Joey Korenman (05:23):

And then the ones that, that emit will sort of, you know, fly around and do whatever it is they're going to do. Um, now let's talk about the direction. So right now the direction is set to uniform. Let me turn the shot off or just solo this. So the particles all sort of go in random directions and I want them all to go outward. All right. So I'm going to set this to outwards. All right. So now they're all going to emit and go off kind of in like a circular outwards direction. Okay. So that's gonna, it's going to feel a little bit more like a burst coming from the flower. Now amount of particles is not nearly enough. So I'm going to go to this key frame here and just double-click it. And I'm going to make this 2,500. All right. So this way we get a lot more.

Joey Korenman (06:08):

Now you're going to see this happen. A lot particular is not great at letting after effects know that these frames need to be recast. So you can see that even though I've changed the number of particles, I can see more particles here, but then further on these frames need to be recast. Okay. So one, one quick way to do it, um, is to just change resolution. Um, you can go to the, um, emission extras and change the random seed. All right. And that will cause all of the frames to be recast. There's a bunch of ways around that, but I'm probably, I generally use the random seed just because it's a quick way to force after effects to recash all these scrams. All right. So now we've got this little burst. Uh, I want to increase the velocity. I want them to be going a little faster.

Joey Korenman (06:57):

Let's try two 50 and I want some randomness. Uh, so I'm going to set that to like 75%. So now you get some particles moving fast, some moving slow. Let me just kind of Ram preview this part here over and over again. We can kind of get a sense of what's going on, right. Get this cool little burst. And I might also, maybe what I'll do is I'll move this key frame a little bit closer and have these particles turn off faster. So it feels a little more like a burst instead of, you know. Yeah. That's a little more bursty. There we go. Um, now I want to, I also want some variation with the size of the particles. So that's down in the particle settings. I'm going to come down here. Uh, I'm going to make the size smaller to make it like two, but then I'm going to increase the randomness.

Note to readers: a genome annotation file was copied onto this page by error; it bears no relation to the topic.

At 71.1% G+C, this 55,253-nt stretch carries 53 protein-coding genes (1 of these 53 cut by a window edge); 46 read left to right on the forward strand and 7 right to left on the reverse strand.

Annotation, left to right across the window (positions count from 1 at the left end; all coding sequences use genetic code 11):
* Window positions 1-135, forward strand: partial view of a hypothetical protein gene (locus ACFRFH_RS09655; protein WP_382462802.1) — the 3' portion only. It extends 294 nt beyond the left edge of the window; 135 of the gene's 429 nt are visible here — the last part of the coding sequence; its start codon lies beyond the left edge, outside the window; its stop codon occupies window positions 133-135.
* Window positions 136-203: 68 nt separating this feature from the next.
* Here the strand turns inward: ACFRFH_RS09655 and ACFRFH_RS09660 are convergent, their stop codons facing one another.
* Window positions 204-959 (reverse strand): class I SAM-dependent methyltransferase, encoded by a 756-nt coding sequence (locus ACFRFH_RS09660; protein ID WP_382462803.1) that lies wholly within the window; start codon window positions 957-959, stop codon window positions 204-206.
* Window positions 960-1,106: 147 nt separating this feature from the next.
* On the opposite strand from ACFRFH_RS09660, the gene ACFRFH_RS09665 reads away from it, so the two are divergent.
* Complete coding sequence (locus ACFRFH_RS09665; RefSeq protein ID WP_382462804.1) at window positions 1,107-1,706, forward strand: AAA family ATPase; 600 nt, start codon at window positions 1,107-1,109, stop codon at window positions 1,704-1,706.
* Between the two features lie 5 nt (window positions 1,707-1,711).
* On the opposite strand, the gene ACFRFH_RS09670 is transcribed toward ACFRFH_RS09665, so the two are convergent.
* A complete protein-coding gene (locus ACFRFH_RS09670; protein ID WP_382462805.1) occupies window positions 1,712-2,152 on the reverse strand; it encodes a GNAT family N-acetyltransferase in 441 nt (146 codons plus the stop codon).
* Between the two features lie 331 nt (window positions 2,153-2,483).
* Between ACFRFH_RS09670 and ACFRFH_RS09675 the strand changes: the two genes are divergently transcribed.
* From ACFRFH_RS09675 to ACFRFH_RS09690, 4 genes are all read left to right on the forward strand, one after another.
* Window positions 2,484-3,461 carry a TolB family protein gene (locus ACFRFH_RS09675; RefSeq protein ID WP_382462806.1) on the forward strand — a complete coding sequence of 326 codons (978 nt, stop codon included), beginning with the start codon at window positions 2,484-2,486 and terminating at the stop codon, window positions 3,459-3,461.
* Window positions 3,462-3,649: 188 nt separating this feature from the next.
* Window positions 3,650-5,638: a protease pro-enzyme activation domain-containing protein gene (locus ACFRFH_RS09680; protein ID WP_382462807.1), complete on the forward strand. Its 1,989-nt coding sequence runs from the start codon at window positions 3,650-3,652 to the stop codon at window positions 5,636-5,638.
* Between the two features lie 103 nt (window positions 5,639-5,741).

Joey Korenman (07:47):

So you get a little bit more randomness to it. Um, yo you probably also noticing that these particles just up here, just like that. Okay. Um, and I think what might be cool is to have them grow on. So I'm going to go to the size over life property and this size over life. This is based on how many seconds the particles actually lips. So, um, they're set to be three seconds, but there are no particles until, you know, 33 frames in and then the shot only lasts another really 40 frames ish. So this is only like a two second shot anyway. So I'm going to make the life two seconds and then I'm going to draw a size over life curve that does this. And so what that's gonna do is it's going to make the particles animate on size-wise like that. Okay. Um, cool.

Joey Korenman (08:39):

So let's take a look at what we've got now, have you got something like this kind of cool. All right. Now if we turn our shot back on so we can kind of see what this is looking like in context, I like the burst. It's kind of interesting. Uh, but you know, it doesn't feel like it's tied to the shot at all. So there's a few things that I don't like about it. One is that everything's just so linear. These particles just sort of come out and they move in a straight line. So I'm going to need some more variation to it. But another thing that might be interesting would be to use some of the physics tools built into particular to kind of warp the area that these particles are able to move in. All right. So there's, there's a few pretty cool options that you can play with in particular.

Joey Korenman (09:31):

Um, and one of them that I don't use very often, but it's kind of interesting is the spherical field. So let me show you what this does. You can actually turn on this visualize fields option and particular will give you kind of a UI. That's going to help you understand what your turbulence settings are doing and what your spiritual field settings are doing. So, um, if I turn the strength up of the spherical field, you get this little red circle and let's say, I expand the radius of it. You can see what it does. So this just gives you kind of a guide as to what this spherical field is doing as far as effecting the particles. And it basically creates this bubble that pushes the particles around and you can, you can move it, uh, and you know, it's sort of warps the particles.

Joey Korenman (10:15):

So what I could do is turn on my shot, line this up with my flour and make it a little bit smaller like this. Right. And I could feather it. Um, and so now if we turn the shot off again for a minute and you take a look at this, uh, you can see that now it feels like the particles are kind of, you know, it feels like there's a little bit more of a shape that they're emitting from. So if I turn off visualize fields, it's a subtle thing, but I think it's going to help integrate. It's going to help integrate things a little bit more. Um, okay. So that's one thing, um, that would help. We also are gonna want some turbulence. Okay. So let me turn on visualize fields again. If I turn on, if I open up my turbulence options, there's all kinds of stuff here.